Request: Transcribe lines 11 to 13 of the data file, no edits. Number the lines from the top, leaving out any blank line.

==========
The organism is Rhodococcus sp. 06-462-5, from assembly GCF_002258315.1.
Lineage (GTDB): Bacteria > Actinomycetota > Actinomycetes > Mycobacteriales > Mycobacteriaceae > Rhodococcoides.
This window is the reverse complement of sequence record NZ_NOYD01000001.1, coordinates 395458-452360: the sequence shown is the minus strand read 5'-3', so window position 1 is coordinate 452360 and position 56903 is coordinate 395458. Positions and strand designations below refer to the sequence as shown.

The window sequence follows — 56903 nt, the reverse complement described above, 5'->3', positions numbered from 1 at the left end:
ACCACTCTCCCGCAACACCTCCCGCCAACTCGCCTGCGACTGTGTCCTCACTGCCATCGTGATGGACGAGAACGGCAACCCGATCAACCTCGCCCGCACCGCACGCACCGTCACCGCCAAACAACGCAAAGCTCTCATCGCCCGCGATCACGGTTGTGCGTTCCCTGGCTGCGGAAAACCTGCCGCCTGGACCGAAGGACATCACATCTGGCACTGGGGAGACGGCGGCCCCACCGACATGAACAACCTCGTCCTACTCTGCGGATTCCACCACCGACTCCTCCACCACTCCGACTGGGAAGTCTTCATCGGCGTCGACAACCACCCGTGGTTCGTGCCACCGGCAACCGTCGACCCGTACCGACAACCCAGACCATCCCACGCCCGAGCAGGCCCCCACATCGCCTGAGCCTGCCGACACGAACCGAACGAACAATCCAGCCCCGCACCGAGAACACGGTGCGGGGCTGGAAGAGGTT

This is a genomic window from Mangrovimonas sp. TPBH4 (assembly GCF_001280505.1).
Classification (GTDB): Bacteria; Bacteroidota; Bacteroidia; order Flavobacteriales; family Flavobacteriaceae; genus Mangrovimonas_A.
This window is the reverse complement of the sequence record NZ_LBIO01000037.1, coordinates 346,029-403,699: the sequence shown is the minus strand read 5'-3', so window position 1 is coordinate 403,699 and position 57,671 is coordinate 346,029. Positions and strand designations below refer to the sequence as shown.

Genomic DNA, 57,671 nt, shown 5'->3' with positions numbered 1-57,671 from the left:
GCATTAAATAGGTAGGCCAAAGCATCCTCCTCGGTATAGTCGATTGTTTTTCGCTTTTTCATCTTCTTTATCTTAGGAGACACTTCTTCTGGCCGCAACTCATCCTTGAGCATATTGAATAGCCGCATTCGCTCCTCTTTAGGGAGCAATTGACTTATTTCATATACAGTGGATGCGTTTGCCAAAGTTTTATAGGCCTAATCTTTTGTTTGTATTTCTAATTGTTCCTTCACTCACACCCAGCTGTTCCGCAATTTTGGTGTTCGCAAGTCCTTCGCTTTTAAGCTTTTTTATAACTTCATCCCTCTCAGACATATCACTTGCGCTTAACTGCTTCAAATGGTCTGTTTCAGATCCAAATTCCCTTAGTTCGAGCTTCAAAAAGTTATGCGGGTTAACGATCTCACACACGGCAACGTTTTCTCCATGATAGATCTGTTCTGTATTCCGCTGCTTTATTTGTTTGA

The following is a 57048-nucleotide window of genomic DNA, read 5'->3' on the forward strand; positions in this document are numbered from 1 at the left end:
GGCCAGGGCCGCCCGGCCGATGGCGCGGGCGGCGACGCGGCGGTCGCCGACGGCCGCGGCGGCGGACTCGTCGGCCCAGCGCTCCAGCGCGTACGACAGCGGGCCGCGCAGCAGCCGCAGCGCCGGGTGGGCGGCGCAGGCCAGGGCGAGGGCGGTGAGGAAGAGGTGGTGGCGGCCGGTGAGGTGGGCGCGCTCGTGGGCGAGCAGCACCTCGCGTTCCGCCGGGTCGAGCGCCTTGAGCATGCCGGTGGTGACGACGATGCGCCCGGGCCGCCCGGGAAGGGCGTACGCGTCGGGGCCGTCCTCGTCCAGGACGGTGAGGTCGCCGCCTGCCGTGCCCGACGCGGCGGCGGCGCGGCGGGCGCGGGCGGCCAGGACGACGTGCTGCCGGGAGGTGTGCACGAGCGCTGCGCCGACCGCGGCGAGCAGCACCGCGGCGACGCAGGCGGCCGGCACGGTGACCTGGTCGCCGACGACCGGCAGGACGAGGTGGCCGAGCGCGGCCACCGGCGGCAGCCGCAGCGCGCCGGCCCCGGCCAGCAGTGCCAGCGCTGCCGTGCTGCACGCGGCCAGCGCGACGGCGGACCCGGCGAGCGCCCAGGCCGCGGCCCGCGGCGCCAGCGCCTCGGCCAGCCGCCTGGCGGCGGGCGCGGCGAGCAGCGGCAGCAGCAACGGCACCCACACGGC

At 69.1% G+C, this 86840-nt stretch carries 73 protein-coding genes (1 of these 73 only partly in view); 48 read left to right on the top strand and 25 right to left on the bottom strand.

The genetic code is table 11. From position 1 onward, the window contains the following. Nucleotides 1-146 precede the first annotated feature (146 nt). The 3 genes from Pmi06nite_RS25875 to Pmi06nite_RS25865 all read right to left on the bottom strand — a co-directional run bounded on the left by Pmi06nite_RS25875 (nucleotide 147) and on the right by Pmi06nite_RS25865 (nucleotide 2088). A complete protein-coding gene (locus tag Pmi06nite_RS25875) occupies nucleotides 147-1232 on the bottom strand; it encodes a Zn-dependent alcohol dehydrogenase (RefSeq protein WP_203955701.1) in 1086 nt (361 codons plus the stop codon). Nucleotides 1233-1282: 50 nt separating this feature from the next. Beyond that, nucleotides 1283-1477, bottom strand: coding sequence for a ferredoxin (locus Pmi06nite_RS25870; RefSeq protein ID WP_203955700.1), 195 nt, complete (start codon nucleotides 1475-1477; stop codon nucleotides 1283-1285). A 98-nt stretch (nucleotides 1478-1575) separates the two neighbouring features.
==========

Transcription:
The following is a 57048-nucleotide window of genomic DNA, read 5'->3' on the forward strand; positions in this document are numbered from 1 at the left end:
GGCCAGGGCCGCCCGGCCGATGGCGCGGGCGGCGACGCGGCGGTCGCCGACGGCCGCGGCGGCGGACTCGTCGGCCCAGCGCTCCAGCGCGTACGACAGCGGGCCGCGCAGCAGCCGCAGCGCCGGGTGGGCGGCGCAGGCCAGGGCGAGGGCGGTGAGGAAGAGGTGGTGGCGGCCGGTGAGGTGGGCGCGCTCGTGGGCGAGCAGCACCTCGCGTTCCGCCGGGTCGAGCGCCTTGAGCATGCCGGTGGTGACGACGATGCGCCCGGGCCGCCCGGGAAGGGCGTACGCGTCGGGGCCGTCCTCGTCCAGGACGGTGAGGTCGCCGCCTGCCGTGCCCGACGCGGCGGCGGCGCGGCGGGCGCGGGCGGCCAGGACGACGTGCTGCCGGGAGGTGTGCACGAGCGCTGCGCCGACCGCGGCGAGCAGCACCGCGGCGACGCAGGCGGCCGGCACGGTGACCTGGTCGCCGACGACCGGCAGGACGAGGTGGCCGAGCGCGGCCACCGGCGGCAGCCGCAGCGCGCCGGCCCCGGCCAGCAGTGCCAGCGCTGCCGTGCTGCACGCGGCCAGCGCGACGGCGGACCCGGCGAGCGCCCAGGCCGCGGCCCGCGGCGCCAGCGCCTCGGCCAGCCGCCTGGCGGCGGGCGCGGCGAGCAGCGGCAGCAGCAACGGCACCCACACGGC

At 69.1% G+C, this 86840-nt stretch carries 73 protein-coding genes (1 of these 73 only partly in view); 48 read left to right on the top strand and 25 right to left on the bottom strand.